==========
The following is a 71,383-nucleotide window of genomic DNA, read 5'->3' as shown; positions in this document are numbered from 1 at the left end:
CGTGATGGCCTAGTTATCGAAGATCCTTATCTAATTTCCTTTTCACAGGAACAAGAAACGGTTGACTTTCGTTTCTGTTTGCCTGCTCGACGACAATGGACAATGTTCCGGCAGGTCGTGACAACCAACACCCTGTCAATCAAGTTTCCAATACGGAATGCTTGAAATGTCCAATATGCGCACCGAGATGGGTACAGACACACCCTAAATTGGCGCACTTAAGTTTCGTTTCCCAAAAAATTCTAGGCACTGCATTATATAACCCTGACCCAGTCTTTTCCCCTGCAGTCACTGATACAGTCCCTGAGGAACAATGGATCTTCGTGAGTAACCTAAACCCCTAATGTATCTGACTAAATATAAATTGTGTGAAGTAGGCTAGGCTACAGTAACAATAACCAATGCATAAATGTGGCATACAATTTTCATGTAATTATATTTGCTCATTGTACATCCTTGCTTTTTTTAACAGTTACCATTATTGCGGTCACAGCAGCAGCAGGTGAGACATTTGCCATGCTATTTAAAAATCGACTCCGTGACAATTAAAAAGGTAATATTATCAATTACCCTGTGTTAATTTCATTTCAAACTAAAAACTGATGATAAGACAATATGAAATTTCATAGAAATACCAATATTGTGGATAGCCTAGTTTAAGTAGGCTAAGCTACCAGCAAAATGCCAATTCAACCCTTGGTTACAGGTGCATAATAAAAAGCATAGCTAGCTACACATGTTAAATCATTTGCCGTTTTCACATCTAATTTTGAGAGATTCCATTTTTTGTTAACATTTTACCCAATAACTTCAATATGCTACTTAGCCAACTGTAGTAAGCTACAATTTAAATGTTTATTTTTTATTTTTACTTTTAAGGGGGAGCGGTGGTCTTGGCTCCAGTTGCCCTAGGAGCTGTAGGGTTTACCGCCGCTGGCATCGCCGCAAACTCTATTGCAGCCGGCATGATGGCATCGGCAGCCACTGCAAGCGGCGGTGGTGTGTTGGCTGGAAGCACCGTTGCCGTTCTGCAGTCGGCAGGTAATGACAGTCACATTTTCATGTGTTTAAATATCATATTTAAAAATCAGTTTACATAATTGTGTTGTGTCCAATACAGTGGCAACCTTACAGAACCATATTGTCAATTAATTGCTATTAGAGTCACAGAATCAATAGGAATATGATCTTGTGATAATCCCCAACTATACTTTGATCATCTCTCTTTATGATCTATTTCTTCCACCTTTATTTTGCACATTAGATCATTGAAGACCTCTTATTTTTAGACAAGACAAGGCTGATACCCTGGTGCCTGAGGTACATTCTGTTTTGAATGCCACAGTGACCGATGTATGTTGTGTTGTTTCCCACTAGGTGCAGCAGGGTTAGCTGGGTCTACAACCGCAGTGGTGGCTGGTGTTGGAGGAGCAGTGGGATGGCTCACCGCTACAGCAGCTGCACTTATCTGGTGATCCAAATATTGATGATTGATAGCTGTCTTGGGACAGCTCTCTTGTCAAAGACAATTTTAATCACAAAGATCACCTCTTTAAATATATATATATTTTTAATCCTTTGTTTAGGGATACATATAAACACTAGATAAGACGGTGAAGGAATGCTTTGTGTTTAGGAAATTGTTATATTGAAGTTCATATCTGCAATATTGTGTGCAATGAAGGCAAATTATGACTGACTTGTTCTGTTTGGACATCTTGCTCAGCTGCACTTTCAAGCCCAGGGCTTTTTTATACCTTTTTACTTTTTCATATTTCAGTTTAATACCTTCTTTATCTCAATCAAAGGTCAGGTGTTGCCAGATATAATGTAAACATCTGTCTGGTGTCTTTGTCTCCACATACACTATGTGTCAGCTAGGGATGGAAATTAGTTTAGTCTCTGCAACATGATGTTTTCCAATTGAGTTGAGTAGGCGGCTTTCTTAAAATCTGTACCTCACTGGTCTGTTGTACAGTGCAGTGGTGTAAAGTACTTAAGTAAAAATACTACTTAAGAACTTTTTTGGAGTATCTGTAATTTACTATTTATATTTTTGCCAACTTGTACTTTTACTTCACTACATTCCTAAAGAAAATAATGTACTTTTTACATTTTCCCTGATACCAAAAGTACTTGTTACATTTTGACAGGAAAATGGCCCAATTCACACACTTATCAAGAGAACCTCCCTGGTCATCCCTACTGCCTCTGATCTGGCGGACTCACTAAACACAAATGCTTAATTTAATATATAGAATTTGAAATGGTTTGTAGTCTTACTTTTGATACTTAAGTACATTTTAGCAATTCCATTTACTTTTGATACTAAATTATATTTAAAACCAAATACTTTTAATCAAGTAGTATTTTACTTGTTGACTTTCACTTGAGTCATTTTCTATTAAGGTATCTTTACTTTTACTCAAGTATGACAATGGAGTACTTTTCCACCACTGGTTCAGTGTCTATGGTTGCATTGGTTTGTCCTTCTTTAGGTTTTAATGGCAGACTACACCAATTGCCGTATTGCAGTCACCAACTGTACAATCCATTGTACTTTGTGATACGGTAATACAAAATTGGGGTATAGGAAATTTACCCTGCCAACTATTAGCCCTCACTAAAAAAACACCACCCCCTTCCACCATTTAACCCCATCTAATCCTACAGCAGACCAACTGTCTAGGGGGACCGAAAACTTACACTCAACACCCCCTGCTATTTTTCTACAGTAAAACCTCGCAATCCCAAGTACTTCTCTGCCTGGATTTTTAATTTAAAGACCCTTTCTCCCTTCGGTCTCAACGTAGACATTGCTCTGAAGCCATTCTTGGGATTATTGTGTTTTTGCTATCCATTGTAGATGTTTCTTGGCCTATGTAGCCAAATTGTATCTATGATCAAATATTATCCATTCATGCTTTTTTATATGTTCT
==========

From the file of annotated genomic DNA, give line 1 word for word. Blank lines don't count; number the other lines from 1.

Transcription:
The following is a 71,383-nucleotide window of genomic DNA, read 5'->3' as shown; positions in this document are numbered from 1 at the left end: